Not surprisingly, both sides appeared firm, entrenched and determined to have their way. The reporter almost seemed to be saying that it was impossible to have a real conversation about the issue because the sides are so firmly opposed.
But at the end of the article, the reporter pointed to a model of public speech that is firm, convincing and capable of bridging the divide—Richard Cizik, vice president of the National Association of Evangelicals. Richard praised evangelicals for speaking out on public matters, but he also warned us to be careful not to hurt our cause by pushing too far. The article concluded by extending Richard's advice to all readers: "Folks on both sides of the divide might profitably take a cue from that caution."
As a friend and colleague of Richard's, I am thrilled to see him profiled as a model of strong and effective public speech. He understands that in order for our efforts in the public realm to be effective, we have to be deliberate. We have to be careful. We have to think clearly about the outcomes of our speech and actions. Be strong, he is saying, but be smart about it.
As the U.S. News & World Report story explains, most of the major issues facing Americans today involve religious issues in some shape or fashion. Whether we're defending the dignity of all human life, protecting the sanctity of traditional marriage, advocating stewardship of God's creation, or spreading democratic ideals, religious perspectives are at the center of today's pressing concerns.
People of faith cannot afford to be silent, because these issues hinge on our deepest core values. Indeed, to think about values is to think about public policy. So we must speak out, but we must do it in a way that causes people to actually listen. Think of Martin Luther King Jr., who was the cause of great change in America and helped that change occur because he knew how to communicate in the public realm.
While sitting in a jail in Birmingham, Alabama, where he had been incarcerated for demonstrating against segregation, King opened the paper one day to see a letter signed by several local clergymen. They complained about the demonstrations, specifically upset that "outsiders" like King had come into Birmingham to fight what they felt was a local problem.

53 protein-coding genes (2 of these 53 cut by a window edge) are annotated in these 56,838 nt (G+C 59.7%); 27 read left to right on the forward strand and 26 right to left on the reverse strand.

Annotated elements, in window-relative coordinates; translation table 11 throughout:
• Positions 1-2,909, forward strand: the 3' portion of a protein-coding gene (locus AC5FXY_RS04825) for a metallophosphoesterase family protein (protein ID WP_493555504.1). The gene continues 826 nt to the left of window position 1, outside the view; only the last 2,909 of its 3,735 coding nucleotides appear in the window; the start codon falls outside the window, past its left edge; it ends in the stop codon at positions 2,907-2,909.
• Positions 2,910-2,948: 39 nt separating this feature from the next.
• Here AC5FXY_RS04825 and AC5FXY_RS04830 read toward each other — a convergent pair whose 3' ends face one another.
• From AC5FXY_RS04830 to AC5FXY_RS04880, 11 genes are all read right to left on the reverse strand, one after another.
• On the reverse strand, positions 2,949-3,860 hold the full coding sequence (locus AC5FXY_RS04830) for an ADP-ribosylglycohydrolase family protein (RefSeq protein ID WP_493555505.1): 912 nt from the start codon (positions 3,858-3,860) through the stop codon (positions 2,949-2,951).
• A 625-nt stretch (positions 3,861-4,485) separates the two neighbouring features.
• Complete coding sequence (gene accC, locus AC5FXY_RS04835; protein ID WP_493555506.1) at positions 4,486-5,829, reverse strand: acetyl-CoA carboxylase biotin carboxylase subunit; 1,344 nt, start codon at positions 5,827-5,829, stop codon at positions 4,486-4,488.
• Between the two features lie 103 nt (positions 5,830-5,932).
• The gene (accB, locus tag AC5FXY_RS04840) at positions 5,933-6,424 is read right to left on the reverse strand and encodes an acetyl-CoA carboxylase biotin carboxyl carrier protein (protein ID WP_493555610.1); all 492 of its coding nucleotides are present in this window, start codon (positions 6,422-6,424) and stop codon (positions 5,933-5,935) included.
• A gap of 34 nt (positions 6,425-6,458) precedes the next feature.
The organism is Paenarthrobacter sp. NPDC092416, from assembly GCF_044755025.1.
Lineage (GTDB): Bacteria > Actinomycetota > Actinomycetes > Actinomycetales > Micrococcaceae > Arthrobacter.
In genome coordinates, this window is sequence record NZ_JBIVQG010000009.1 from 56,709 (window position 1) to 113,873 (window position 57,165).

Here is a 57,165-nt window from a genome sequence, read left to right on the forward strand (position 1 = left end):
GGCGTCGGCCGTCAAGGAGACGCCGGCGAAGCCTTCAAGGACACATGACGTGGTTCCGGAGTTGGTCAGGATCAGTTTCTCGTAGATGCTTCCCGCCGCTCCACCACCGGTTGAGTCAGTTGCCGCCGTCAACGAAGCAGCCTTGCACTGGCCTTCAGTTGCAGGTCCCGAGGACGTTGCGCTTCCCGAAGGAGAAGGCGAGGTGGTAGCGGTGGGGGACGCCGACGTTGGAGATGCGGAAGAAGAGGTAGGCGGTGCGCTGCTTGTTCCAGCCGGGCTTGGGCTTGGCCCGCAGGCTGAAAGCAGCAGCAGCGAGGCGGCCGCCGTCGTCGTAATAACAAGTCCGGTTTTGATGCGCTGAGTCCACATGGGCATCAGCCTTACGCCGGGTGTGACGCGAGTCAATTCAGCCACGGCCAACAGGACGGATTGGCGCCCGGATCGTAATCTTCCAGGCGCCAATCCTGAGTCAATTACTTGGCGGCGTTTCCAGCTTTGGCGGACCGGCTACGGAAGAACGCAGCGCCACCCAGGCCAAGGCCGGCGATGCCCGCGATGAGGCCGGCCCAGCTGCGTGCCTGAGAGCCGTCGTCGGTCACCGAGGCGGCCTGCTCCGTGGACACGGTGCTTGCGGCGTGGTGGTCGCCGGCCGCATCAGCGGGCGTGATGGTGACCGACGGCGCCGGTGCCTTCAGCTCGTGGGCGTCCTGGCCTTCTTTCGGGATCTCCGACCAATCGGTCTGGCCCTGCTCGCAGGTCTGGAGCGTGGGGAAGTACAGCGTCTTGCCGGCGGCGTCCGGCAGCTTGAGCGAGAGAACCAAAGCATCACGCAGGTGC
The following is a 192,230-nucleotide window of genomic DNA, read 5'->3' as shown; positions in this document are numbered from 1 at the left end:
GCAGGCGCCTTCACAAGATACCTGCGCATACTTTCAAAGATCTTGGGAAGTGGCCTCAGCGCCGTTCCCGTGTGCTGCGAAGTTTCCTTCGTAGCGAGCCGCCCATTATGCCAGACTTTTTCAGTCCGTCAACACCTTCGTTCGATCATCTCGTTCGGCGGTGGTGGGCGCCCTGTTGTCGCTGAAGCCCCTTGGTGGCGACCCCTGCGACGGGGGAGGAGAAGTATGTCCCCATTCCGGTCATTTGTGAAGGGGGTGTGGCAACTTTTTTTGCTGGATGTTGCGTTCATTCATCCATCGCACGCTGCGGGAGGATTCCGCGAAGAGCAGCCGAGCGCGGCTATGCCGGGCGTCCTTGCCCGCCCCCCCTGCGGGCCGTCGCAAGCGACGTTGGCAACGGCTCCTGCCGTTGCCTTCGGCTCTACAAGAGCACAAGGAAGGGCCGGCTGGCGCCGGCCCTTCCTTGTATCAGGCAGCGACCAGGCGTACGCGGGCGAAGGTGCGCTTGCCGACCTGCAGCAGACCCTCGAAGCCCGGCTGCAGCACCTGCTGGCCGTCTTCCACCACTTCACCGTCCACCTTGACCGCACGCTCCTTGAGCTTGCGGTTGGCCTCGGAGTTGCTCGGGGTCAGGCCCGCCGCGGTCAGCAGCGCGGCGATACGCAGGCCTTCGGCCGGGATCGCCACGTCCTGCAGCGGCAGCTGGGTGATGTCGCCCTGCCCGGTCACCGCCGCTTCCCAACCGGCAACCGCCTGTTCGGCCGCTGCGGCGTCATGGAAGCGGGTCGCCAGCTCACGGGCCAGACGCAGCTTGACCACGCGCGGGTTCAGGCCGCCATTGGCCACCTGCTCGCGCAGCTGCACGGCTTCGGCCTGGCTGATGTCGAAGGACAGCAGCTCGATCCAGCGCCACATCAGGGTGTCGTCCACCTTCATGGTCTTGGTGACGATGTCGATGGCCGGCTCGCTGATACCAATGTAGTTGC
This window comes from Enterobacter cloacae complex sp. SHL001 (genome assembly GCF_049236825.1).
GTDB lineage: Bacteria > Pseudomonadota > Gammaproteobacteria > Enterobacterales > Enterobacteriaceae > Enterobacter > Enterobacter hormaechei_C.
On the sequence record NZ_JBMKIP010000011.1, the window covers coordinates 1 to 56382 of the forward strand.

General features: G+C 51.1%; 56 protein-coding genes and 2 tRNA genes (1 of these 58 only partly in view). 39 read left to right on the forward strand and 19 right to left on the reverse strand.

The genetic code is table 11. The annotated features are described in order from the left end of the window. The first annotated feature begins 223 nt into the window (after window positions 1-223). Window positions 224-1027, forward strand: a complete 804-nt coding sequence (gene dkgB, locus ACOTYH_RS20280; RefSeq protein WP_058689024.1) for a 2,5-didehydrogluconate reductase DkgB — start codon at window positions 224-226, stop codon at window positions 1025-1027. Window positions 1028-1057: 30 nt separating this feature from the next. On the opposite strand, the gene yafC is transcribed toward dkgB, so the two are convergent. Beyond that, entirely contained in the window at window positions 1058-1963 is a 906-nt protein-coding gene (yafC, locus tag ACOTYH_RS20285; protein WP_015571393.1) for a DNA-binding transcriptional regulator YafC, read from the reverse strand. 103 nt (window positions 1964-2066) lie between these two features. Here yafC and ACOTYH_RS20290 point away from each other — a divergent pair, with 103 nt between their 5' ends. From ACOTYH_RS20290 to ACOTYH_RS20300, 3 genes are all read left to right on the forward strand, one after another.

King responded with a letter of his own that he began in the margins of that newspaper. He defended his actions and position not with inflammatory rhetoric, but with an intelligent, gracious—but still firm—tone. Dr. King acknowledged that the pastors' concerns were "sincerely set forth" but explained why their position was unfounded.
With strength and humility, he defended his right to come into Birmingham to demonstrate for civil rights. "Just as the apostle Paul left his village of Tarsus and carried the gospel of Jesus Christ to the far corners of the Greco-Roman world, so am I compelled to carry the gospel of freedom beyond my own home town," he wrote.
King defended his position, but he did so in a way that made his hearers really pay attention. He did not just yell back at them, trading blow for blow. He made sense. And, as we know, he won the argument. He changed his country.
Too often, both sides of our divided country engage public issues by developing bully pulpits. One spokesperson will use words as knives, and the other side will respond with rhetoric that is equally inflammatory. The result is stagnation, immobility and a public that loses hope in progress. Too often, it looks as if gaining real ground in the cause (helping the poor, protecting life, spreading civil liberties) is secondary to personal bias.
I'm not saying that we should seek solidarity. Unity is helpful, but it is not more important than our core values. I'm saying we should be strong but also strategic. Simply put, we need to think clearly about how we communicate our values in public. We need to communicate so that people will actually listen, grapple with our ideas and be challenged to see things differently.